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And with the sea the Trachin shippe ay alteration tooke.
One whyle as from a mountaynes toppe it seemed downe to looke
To vallyes and the depth of hell. Another whyle beset
With swelling surges round about which neere above it met,
It looked from the bottom of the whoorlepoole up aloft
As if it were from hell to heaven. A hideous flusshing oft
The waves did make in beating full against the Gallyes syde.
The Gallye being striken gave as great a sownd that tyde
As did sumtyme the Battellramb of steele, or now the Gonne
In making battrye to a towre. And as feerce Lyons ronne
Full brist with all theyr force ageinst the armed men that stand
In order bent to keepe them off with weapons in theyr hand,
Even so as often as the waves by force of wynd did rave,
So oft uppon the netting of the shippe they maynely drave,
And mounted farre above the same. Anon off fell the hoopes:
And having washt the pitch away, the sea made open loopes
To let the deadly water in. Behold the clowdes did melt,
And showers large came pooring downe. The seamen that them felt
Myght thinke that all the heaven had falne uppon them that same tyme,
And that the swelling sea likewyse above the heaven would clyme.
The sayles were throughly wet with showers, and with the heavenly raine
Was mixt the waters of the sea. No lyghts at all remayne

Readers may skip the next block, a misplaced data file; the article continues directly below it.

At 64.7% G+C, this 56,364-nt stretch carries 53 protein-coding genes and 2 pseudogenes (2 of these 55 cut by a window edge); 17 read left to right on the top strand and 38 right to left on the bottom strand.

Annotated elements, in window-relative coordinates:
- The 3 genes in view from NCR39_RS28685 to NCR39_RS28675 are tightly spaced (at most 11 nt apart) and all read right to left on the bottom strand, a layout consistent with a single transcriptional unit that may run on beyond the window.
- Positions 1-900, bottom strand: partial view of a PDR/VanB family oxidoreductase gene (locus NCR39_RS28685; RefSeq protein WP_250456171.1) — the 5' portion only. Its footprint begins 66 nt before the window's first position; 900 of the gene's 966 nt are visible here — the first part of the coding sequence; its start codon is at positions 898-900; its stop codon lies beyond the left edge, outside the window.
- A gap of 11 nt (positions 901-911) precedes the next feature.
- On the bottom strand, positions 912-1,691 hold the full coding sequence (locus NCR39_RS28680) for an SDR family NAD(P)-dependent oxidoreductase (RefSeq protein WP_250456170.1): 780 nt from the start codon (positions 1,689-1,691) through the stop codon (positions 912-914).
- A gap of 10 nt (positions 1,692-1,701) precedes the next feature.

Of sunne, or moone, or starres in heaven. The darknesse of the nyght
Augmented with the dreadfull storme, takes dowble powre and myght.
Howbee't the flasshing lyghtnings oft doo put the same to flyght,
And with theyr glauncing now and then do give a soodeine lyght.
The lightnings setts the waves on fyre. Above the netting skippe
The waves, and with a violent force doo lyght within the shippe.
And as a souldyer stowter than the rest of all his band
That oft assayles a citie walles defended well by hand,
At length atteines his hope, and for to purchace prayse withall
Alone among a thousand men getts up uppon the wall:
So when the loftye waves had long the Gallyes sydes assayd,
At length the tenth wave rysing up with huger force and brayd,
Did never cease assaulting of the weery shippe, till that
Uppon the hatches lyke a fo victoriously it gat.
A part thereof did still as yit assault the shippe without,
And part had gotten in. The men all trembling ran about,
As in a Citie commes to passe, when of the enmyes sum
Dig downe the walles without, and sum already in are come.
All arte and conning was to seeke. Theyr harts and stomacks fayle:
And looke, how many surges came theyr vessell to assayle,
So many deathes did seeme to charge and breake uppon them all.
One weepes: another stands amazde: the third them blist dooth call
Whom buryall dooth remayne. To God another makes his vow,
And holding up his handes to heaven the which hee sees not now,
Dooth pray in vayne for help. The thought of this man is uppon
His brother and his parents whom he cleerely hath forgone.
Another calles his house and wyfe and children unto mynd,
And every man in generall the things he left behynd.
Alcyone moveth Ceyx hart. In Ceyx mouth is none
But onely one Alcyone. And though shee were alone
The wyght that he desyred most, yit was he verry glad
Shee was not there. To Trachin ward to looke desyre he had,